A newcomer in the world of politics, twenty-six-year-old Craig Romney has traded in his music-producing career for the campaign trail, as he and his four brothers try to put their father in the Oval Office.
In an event sponsored by the Yale Law Republicans on Wednesday, Craig Romney brought his father’s campaign to Yale. In an effort to gather student involvement in Mitt Romney’s presidential campaign, Craig Romney spoke to about 35 Yale undergraduates and law students to recruit them to his father’s cause, something he has been doing at colleges and universities across the country.
When he retired from his day job as the music producer for an advertising agency this spring, Craig Romney founded “Students for Mitt,” which combines traditional campaigning with innovative methods to get younger voters involved.
“I never expected to be in this situation — it’s surreal,” Craig Romney said. “I wouldn’t be doing this unless I sincerely believed that [my father] will be a great president.”
Craig Romney spoke primarily about his father and the ways Yale students can become involved in the campaign. Mitt Romney — one of the founders of the private equity firm Bain Capital — is a man of integrity, faith, values and experience, Craig said, and has shown himself willing to sacrifice everything for others.
Craig said these qualities have repeatedly revealed themselves in events in Mitt’s past. When the daughter of one of his colleagues disappeared in New York City, for example, Mitt shut down the company and organized a massive initiative to find the girl, Craig said.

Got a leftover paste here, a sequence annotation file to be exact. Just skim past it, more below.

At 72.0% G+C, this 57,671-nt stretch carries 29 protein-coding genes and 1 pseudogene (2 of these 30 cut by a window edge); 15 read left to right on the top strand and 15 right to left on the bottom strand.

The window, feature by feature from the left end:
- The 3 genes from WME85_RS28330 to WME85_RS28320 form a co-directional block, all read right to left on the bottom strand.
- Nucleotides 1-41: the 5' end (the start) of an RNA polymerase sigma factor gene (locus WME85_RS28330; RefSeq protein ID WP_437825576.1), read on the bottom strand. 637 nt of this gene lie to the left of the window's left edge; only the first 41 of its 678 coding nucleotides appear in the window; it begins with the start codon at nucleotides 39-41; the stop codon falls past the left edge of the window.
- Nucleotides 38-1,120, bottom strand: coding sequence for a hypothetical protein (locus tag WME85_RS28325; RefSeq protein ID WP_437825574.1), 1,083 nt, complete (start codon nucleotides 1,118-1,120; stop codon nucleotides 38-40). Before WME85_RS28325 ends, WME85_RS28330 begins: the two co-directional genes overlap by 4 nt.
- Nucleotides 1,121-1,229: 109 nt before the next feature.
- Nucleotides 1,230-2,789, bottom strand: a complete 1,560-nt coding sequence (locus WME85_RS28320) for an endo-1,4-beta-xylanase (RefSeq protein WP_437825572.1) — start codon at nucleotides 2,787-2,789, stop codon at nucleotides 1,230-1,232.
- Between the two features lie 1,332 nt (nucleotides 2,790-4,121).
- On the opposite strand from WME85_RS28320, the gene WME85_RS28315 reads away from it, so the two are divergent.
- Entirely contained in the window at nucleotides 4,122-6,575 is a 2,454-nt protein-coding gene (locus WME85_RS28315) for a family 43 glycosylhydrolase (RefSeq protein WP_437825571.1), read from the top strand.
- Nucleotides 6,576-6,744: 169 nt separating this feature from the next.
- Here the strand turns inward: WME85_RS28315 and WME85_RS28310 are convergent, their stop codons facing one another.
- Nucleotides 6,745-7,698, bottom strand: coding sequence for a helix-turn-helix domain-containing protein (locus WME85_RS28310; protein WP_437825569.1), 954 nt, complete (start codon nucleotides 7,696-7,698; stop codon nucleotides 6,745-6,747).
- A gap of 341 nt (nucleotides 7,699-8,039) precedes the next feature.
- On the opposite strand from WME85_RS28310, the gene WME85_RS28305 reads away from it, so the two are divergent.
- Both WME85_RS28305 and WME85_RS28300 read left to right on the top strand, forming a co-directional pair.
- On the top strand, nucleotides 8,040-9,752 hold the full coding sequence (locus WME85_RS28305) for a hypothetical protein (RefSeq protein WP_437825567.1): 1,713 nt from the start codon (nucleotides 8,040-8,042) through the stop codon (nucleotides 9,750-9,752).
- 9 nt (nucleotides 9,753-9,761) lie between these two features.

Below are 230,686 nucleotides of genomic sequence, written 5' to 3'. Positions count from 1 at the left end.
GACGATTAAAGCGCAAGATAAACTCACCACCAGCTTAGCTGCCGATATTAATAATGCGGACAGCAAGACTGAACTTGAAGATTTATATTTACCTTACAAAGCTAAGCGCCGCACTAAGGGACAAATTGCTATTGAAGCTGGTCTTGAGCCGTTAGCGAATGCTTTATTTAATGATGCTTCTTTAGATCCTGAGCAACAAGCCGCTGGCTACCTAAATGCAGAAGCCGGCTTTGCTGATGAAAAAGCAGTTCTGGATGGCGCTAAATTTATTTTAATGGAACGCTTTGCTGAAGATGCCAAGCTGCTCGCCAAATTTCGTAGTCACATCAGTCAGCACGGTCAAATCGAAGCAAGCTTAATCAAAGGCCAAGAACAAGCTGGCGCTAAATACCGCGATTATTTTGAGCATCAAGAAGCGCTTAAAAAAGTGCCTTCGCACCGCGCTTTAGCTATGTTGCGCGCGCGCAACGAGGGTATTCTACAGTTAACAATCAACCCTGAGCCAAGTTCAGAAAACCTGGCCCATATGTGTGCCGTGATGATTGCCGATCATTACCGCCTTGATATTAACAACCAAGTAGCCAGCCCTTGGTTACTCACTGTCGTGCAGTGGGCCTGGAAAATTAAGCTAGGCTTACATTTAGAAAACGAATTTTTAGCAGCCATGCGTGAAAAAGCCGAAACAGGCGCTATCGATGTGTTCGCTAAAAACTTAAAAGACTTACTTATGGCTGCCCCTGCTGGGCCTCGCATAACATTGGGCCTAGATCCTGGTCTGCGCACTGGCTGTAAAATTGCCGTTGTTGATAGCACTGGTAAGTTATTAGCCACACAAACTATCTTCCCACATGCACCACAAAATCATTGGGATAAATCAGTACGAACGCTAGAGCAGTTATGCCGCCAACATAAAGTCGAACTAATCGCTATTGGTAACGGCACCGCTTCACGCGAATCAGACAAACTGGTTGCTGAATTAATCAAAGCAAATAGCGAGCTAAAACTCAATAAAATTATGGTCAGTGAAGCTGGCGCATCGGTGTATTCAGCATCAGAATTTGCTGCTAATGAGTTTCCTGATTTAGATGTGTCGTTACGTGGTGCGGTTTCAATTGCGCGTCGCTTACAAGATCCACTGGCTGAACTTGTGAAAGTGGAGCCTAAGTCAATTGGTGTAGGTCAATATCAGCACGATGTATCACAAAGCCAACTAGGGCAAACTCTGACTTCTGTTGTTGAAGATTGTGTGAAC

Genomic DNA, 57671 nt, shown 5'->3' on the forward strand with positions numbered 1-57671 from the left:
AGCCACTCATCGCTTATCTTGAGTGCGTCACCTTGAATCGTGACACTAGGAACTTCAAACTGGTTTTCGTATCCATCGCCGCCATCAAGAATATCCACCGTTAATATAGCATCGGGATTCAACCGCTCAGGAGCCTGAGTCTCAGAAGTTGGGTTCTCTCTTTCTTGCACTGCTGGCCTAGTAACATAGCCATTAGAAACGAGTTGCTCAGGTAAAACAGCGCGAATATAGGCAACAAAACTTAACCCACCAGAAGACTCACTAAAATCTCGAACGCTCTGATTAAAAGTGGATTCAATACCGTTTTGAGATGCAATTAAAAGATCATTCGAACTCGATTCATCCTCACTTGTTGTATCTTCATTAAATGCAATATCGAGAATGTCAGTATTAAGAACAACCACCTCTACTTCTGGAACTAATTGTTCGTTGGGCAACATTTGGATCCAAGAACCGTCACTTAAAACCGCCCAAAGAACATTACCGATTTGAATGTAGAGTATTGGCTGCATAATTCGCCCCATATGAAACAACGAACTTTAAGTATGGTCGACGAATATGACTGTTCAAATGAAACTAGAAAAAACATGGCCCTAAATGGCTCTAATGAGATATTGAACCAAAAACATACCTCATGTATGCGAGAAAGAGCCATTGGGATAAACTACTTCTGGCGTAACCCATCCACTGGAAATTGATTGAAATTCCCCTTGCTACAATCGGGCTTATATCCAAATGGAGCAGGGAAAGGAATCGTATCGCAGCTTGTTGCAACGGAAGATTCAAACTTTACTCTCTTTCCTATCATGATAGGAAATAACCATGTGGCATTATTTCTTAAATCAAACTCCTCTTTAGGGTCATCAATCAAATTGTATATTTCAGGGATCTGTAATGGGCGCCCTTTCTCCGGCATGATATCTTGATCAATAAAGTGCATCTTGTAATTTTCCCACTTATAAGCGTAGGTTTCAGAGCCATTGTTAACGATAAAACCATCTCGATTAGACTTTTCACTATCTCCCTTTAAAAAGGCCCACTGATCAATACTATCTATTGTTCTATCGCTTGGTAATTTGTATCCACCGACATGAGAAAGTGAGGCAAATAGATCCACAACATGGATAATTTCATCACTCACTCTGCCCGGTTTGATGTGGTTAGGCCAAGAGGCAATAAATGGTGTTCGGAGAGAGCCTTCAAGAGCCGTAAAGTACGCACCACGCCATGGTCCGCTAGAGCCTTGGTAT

“That’s what we need in a president today,” Craig Romney said.
The Students for Mitt initiative was launched by Craig Romney and his wife Mary Romney as a way to help college students find an outlet to campaign and fundraise. The campaign gives students $100 of every $1,000 they raise.
Yale Law Republicans President Stephen Vaden LAW ’08 said he was enthusiastic about the turnout and the audience participation.
“An event with 35 people at an institution as historically liberal as Yale Law would have been unthinkable even five years ago,” Vaden said. “I was told that we wouldn’t even be able to have this kind of a turnout, but it shows that more than one side of the aisle can have the floor here successfully.”
Many of the audience members were already staunch supporters of the Romney campaign, but a few said they are still undecided about which candidate they support.
Sander Daniels ’05, who interns in the legal department of the Romney campaign, said he found the event refreshing.
“I admire Craig a lot because he’s not a professional campaigner, but he supports his dad out of a genuine admiration of his father’s campaign,” Daniels said.
The Romney family dynamic was also on display during Craig’s presentation. Craig is one of five of Mitt Romney’s sons, all of whom work for their father’s campaign.
“I had seen a news special about how the family was coming together on the campaign, and I wanted to see what the son thought about his father,” Colby Moore ’09 said.
The next two stops of Craig Romney’s college tour will be in Iowa and Missouri next week.